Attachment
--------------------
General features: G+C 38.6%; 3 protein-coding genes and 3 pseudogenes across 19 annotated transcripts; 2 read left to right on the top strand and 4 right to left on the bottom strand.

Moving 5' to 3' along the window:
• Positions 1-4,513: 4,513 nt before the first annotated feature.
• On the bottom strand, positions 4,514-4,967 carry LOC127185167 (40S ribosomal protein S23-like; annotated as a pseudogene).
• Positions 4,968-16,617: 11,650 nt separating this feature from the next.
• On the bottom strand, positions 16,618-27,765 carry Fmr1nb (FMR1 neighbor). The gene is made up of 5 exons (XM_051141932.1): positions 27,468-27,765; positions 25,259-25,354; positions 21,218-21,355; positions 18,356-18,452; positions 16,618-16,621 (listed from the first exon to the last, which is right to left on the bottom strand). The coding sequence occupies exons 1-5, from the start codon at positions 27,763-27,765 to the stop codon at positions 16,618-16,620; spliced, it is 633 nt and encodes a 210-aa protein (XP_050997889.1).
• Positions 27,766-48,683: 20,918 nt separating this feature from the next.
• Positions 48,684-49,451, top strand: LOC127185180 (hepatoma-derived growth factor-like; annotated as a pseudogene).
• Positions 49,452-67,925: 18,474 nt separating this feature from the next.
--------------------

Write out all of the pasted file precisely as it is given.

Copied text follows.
General features: G+C 38.6%; 3 protein-coding genes and 3 pseudogenes across 19 annotated transcripts; 2 read left to right on the top strand and 4 right to left on the bottom strand.

Moving 5' to 3' along the window:
• Positions 1-4,513: 4,513 nt before the first annotated feature.
• On the bottom strand, positions 4,514-4,967 carry LOC127185167 (40S ribosomal protein S23-like; annotated as a pseudogene).
• Positions 4,968-16,617: 11,650 nt separating this feature from the next.
• On the bottom strand, positions 16,618-27,765 carry Fmr1nb (FMR1 neighbor). The gene is made up of 5 exons (XM_051141932.1): positions 27,468-27,765; positions 25,259-25,354; positions 21,218-21,355; positions 18,356-18,452; positions 16,618-16,621 (listed from the first exon to the last, which is right to left on the bottom strand). The coding sequence occupies exons 1-5, from the start codon at positions 27,763-27,765 to the stop codon at positions 16,618-16,620; spliced, it is 633 nt and encodes a 210-aa protein (XP_050997889.1).
• Positions 27,766-48,683: 20,918 nt separating this feature from the next.
• Positions 48,684-49,451, top strand: LOC127185180 (hepatoma-derived growth factor-like; annotated as a pseudogene).
• Positions 49,452-67,925: 18,474 nt separating this feature from the next.